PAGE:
Saturday, 11 October 2014

Rape - Feminist Fiction v Fact

Earlier this week, an episode of the BBC TV series EastEnders included a rape scene that generated hundreds of complaints. As rape scenes go, there wasn’t much to see. I have written about this elsewhere, commenting that whatever the storyline it is a thinly veiled piece of feminist propaganda. Thinking about it further, I think the phrase “thinly veiled” is misplaced.

The reason for this rethink is a news report of a potential sex attack in a Crawley park, around thirty miles as the crow flies from where I am sitting now. A 14 year old schoolgirl was attacked by a man from behind. That was his big mistake, because not only did the girl fight him off, but she gave him a good kicking into the bargain. Okay, she is trained in martial arts, but the contrast between her and the fictional victim in EastEnders is stunning.

Clearly a girl who is attacked under such circumstances must realise she is in big trouble, even if she finds it difficult to think on the fly, as would most of us. She was in danger of at least being raped, or far worse. It is little more than a week since the body of another 14 year old girl - Alice Gross - was fished out of the River Brent near her West London home. Alice is believed to have been murdered by Arnis Zalkalns, who committed suicide shortly after.

Having said that, predators, be they human or other, will generally attack only those they perceive to be weaker than themselves, so this girl is to be commended on two counts.

The simulated rape in EastEnders was an entirely different scenario. Although the victim was a smallish woman, her attacker was not formidable, and the rape was committed upstairs in a busy public house, and any member of her family could have walked in at any time. True, she said no, but she made no real attempt to fight him off. Self-styled anti-rape activists would have us believe it was because she was paralysed with fear. Because this rape was left to the imagination, the logistics of it are likewise unknown. In an earlier, similar scene, in the ITV soap Emmerdale, an older woman is working late in a factory with a family friend, just the two of them, so that is more plausible, but again in the EastEnders rape, the rapist is behind the victim, with the implication of him penetrating her so, but there is no indication of how he held her down with one hand while unbuttoning his trousers with the other...under such circumstances I feel sure that the overwhelming majority of women would have raised the alarm or at worst given their assailant so much grief that he would have caused visible bruising, torn the victim’s dress, and so on.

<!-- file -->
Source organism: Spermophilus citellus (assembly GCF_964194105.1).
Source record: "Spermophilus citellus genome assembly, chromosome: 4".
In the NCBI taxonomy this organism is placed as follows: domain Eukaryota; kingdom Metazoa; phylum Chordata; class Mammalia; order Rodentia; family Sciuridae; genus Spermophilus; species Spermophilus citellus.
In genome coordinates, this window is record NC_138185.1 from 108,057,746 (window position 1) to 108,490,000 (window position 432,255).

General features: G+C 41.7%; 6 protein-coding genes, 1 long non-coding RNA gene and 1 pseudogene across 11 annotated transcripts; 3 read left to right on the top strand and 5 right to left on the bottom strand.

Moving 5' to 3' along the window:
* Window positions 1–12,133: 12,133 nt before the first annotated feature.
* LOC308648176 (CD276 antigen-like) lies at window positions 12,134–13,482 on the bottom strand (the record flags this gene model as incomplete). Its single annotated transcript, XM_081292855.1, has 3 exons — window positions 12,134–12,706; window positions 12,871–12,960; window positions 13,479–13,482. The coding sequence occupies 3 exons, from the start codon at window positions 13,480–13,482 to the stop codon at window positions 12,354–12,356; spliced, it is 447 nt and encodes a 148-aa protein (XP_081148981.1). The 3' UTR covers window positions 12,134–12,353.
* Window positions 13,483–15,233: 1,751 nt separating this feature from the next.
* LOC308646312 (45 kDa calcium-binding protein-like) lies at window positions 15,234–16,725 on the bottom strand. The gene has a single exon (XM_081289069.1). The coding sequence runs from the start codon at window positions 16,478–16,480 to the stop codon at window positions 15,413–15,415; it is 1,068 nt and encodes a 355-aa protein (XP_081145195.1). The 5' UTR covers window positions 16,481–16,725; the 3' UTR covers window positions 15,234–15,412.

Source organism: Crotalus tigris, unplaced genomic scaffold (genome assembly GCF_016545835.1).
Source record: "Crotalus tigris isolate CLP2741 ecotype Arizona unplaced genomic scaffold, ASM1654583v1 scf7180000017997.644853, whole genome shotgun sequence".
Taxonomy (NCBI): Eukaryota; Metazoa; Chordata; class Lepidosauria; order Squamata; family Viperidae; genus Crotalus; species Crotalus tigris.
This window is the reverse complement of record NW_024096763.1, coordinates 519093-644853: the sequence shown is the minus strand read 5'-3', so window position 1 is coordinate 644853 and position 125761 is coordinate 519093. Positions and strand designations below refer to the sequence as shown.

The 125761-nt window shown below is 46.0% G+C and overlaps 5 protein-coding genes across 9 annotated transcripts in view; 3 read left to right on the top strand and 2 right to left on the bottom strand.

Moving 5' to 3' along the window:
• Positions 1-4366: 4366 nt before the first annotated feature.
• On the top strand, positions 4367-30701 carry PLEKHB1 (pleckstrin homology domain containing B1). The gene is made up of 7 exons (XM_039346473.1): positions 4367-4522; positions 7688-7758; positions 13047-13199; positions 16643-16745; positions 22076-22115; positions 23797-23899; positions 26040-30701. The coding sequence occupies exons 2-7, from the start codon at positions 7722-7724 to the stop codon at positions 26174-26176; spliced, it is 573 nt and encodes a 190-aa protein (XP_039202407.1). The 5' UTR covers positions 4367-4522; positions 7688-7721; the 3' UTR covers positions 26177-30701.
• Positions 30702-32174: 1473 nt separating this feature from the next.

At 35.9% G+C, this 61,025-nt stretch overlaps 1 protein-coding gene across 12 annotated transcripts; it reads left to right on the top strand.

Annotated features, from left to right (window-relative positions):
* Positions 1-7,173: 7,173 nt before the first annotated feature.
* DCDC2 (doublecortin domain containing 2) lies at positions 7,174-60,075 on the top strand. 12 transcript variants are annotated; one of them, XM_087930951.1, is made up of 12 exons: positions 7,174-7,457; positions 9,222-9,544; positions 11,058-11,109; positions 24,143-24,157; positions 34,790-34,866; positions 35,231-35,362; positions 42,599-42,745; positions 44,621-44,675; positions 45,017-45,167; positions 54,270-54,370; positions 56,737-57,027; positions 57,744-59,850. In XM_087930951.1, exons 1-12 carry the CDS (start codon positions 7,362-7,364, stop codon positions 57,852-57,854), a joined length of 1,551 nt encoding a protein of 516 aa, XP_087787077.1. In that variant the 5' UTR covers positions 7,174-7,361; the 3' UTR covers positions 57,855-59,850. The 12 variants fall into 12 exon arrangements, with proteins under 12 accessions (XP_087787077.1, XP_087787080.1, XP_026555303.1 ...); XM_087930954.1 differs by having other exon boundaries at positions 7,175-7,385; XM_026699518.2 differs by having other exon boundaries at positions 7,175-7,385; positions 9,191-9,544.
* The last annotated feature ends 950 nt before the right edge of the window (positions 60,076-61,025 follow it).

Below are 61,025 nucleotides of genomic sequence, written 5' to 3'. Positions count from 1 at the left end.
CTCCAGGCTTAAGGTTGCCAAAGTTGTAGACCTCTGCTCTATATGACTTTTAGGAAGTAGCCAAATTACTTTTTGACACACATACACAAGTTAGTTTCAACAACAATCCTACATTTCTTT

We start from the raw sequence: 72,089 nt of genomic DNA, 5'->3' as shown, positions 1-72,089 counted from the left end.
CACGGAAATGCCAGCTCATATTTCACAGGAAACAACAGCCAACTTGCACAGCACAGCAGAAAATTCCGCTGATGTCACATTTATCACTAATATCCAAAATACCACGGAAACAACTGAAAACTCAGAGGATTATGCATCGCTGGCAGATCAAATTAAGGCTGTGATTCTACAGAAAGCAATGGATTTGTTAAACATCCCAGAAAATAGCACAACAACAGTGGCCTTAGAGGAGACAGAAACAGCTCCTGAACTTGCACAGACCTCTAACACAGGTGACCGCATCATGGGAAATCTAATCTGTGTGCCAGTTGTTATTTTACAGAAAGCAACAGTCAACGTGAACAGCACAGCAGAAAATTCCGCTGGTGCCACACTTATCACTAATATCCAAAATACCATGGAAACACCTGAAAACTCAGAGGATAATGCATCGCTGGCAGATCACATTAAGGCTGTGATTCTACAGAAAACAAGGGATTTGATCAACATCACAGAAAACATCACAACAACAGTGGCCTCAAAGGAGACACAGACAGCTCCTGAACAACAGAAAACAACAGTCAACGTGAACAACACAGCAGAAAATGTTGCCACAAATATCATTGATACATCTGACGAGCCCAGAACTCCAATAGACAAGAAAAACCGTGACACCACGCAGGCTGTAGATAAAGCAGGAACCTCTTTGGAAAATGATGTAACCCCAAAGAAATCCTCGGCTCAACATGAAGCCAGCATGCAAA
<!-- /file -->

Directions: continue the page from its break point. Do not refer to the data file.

Instead, after the rape she simply lies there until he has gone, then undresses, jumps in the shower, and destroys all the forensic evidence. This may be the natural inclination to wash away the dirt of an attacker, but even a woman with a single digit IQ realises this is not the thing to do. Now we are witnessing the victim’s life coming apart as she begins behaving irrationally and doubtless breaking down. What we are supposed to conclude from this is that this is confirmation not only that she was raped, but that any woman who claims to have been raped under similar circumstances has indeed been raped, and that we, and more importantly the police and the jury, should believe her uncritically, even if she points the finger at her alleged attacker a week, a month, a year or a decade after the event, when of course there will be no corroboration at all. 

This is what has happened in the Operation Yewtree cases, although in those there has been an even more mendacious perversion of the rule of law by using what has been called corroboration by volume, ie loading the indictment with charge after charge in the hope of bamboozling the jury. That tactic worked to such spectacular effect in the Rolf Harris case that he was even convicted of one sexual assault in a place he had never visited - certainly at the time - and of another in which he was accused of attacking a teenage girl in a crowded room under a cloak of invisibility. Max Clifford suffered a similar fate; Dave Lee Travis managed to beat most of the charges, but as the man himself said, it had always been his fear that if the prosecution threw enough mud, some of it would stick, and he was convicted of a solitary offence.

None of the above cases involved rape charges, but William Roache - who was tried for rape - managed to beat the rap primarily because even after the passage of decades it was clear his accusers were lying.

The whole focus of self-styled anti-rape activists appears to be to lower the threshold for conviction in sex cases, if not to abolish it entirely, that and to demonise men, hence their ludicrous promotion of so-called statistics that have absolutely no basis in fact. According to Rape Crisis (citing government figures) there are around 85,000 rapes annually.

Of course, there are government statistics and government statistics; the number of murder convictions can be calculated accurately, the number of actual murders reasonably accurately, but when statistics depend on simply asking people questions, all manner of other factors come into play, including the size of the selected pool, how it was selected, the veracity of the respondents, and so on. The reality is that no one knows how many rapes are not reported; obviously some are not, and by the same token some reported rapes  never happened.

Those who wish to genuinely reduce the incidence of rape should look to other methods, but the ludicrous feminist mantra of teaching men not to rape, or the promotion of idiotic ideas like rape culture and patriarchy theory are not the way to do it anymore than the current and ongoing attack on the rights of the accused in sex cases, something that like all other repressive legislation will be extended to other offences if not now then at some time in the not-too-distant future.